Fersiwn Gymraeg ar gael yma.

Seabird watching season is in full swing, as Wales’ coastal islands welcome many visitors, looking to catch a glimpse of some of the most numerous and astonishing colonies of seabirds in the world. But what are the main threats to these birds, and how can we all play our part in helping them?

 On Ramsey Island you’ll find choughs, guillemots, and the ever-elusive manx shearwater. Skomer Island, run by the wildlife trust, hosts an impressive 6,000 pairs of puffins during the peak nesting season of June and July. Further north, the South Stack Cliffs are home to puffins, razorbills, gulls and many more. Visiting these islands is a great chance to experience a variety of magnificent wildlife, but we must also be mindful of how vulnerable these creatures can be, to protect them for the future.  

Alien invaders

Many of the most important seabird colonies thrive as they are on islands that naturally are free of mammalian ground predators. Their absence is crucial to the future conservation of our seabirds and other ground-nesting birds. Mammalian predators such as rats, mice, stoats, and minks have serious disastrous impacts on seabird colonies on islands through the predation of eggs, chicks, and adult birds.

 Rats historically arrived at the islands via shipwrecks during the 19th century. Incredibly adaptable, rats breed quickly, each any food source and are good swimmers. Over the next century, invasive rats ravaged islands such as Ramsey, decimating populations of seabirds. By 1999 puffins had become extinct on Ramsey, and the manx shearwater population was in danger on heading the same way. Volunteers and experts teamed up to eradicate the pests on Ramsey, and after monumental efforts the island is now rat free. Similarly, Ynys Seiriol - off Anglesey in north Wales- was once a vibrant puffin breeding ground. In 1805 it is estimated that there were as many as 50,000 individuals at the island. However, due to brown rats being accidently introduced in 1816, by 1990 the island hosted less than 20 pairs of puffins. Thanks to an eradication programme, the puffin population is slowly recovering.

Numerous islands in the UK and in Wales have now been successfully cleared of pests, allowing seabird populations the chance to fight back. However, the importance of biosecurity when visiting over the birdwatching season cannot be understated. With growing numbers of visitors to the islands in recent years, the risk of reintroduction of rats and mice has increased. Put simply - prevention is much better than cure.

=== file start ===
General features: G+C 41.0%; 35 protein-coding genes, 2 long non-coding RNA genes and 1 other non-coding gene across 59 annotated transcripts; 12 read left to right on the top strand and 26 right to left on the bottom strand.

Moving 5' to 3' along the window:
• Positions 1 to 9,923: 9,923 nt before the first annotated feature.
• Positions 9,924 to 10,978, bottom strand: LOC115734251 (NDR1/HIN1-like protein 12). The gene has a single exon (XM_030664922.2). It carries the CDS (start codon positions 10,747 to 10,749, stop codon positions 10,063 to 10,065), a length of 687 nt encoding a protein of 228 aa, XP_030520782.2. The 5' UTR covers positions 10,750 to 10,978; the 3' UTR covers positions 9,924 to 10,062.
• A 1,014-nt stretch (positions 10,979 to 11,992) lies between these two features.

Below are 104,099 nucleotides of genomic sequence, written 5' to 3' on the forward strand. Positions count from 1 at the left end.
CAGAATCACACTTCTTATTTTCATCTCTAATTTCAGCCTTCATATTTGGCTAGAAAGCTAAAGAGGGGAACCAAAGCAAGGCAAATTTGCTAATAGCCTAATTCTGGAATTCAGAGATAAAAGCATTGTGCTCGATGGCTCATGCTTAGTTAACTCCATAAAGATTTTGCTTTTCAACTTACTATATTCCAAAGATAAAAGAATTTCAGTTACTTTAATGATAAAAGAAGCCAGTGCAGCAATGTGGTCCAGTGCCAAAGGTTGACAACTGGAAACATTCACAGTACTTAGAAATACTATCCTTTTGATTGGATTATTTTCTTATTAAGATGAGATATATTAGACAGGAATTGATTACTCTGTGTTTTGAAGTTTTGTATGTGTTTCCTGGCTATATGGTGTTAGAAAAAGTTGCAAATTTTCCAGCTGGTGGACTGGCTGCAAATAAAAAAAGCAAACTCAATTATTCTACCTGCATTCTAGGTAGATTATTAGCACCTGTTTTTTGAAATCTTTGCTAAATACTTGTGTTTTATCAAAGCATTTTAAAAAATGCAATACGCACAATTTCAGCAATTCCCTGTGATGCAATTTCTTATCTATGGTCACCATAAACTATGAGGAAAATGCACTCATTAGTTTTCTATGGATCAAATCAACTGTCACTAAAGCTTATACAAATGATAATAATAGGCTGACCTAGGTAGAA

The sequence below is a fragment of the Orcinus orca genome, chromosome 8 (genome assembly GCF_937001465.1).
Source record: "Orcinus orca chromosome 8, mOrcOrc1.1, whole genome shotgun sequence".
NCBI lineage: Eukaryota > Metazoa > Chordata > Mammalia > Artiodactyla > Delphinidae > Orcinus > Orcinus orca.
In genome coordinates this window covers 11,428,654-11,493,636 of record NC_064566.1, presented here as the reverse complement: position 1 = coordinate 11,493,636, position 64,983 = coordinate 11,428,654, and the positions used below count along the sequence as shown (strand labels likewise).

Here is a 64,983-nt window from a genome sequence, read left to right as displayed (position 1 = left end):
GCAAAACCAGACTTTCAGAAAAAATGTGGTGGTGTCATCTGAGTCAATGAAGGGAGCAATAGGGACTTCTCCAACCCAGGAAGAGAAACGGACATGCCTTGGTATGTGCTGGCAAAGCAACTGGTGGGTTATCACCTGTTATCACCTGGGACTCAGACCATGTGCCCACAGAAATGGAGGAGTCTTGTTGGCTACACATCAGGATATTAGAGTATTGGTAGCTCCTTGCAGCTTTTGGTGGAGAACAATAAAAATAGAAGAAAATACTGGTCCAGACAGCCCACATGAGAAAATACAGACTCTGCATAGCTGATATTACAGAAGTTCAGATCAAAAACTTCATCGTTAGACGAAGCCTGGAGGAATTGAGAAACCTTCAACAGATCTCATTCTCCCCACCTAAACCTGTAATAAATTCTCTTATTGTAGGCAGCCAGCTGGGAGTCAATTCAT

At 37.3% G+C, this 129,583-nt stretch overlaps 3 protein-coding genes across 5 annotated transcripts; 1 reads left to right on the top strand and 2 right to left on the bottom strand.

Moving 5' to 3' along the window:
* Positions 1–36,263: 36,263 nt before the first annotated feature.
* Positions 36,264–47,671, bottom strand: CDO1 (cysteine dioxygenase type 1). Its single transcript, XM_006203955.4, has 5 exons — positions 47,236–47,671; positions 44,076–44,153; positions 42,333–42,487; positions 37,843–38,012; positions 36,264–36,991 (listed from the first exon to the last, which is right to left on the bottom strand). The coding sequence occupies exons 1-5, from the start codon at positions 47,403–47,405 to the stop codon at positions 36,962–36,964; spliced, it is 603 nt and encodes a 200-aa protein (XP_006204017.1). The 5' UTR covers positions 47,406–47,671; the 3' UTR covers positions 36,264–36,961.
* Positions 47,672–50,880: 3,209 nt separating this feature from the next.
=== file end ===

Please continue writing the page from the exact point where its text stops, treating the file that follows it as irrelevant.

What is biosecurity?

Biosecurity is the practice of protecting places from the threats to wildlife posed by introducing new diseases or types of plants or animals that do not naturally occur there. Seabirds often choose to nest on islands with no land predators and are particularly vulnerable to introduction of predators. Biosecurity for LIFE, a partnership between RSPB and the National Trust, has been set up to ensure the safeguarding of seabirds on UK islands. This project aims to improve biosecurity measures, provide biosecurity training to local community groups, and establish rapid incursion hubs across the UK to respond to reported biosecurity threats. This will raise awareness of what biosecurity is, why it matters and what actions individuals can take when visiting any island.

What can you do to help protect the seabirds?

To keep our beloved island bio-secure there are a few things you can do to help if visiting over the summer:

  1. Pack any food on the day you travel.
  2. Store any food in sealed containers.
  3. Check your baggage/hold/bilges for signs of stowaways.
  4. Do not land at an offshore island with any mammals onboard.
  5. Report any sightings of invasive non-native mammalian predators to island wardens.
  6. Take your rubbish home.

To find out more about taking responsibility for your own biosecurity and the work being done to keep these islands safe, head to the Biosecurity LIFE website.  

Images:

Ramsey Island- David Wootton (rspb-images.com)

Manx Shearwater- Chris Gomersall (rspb-images.com)

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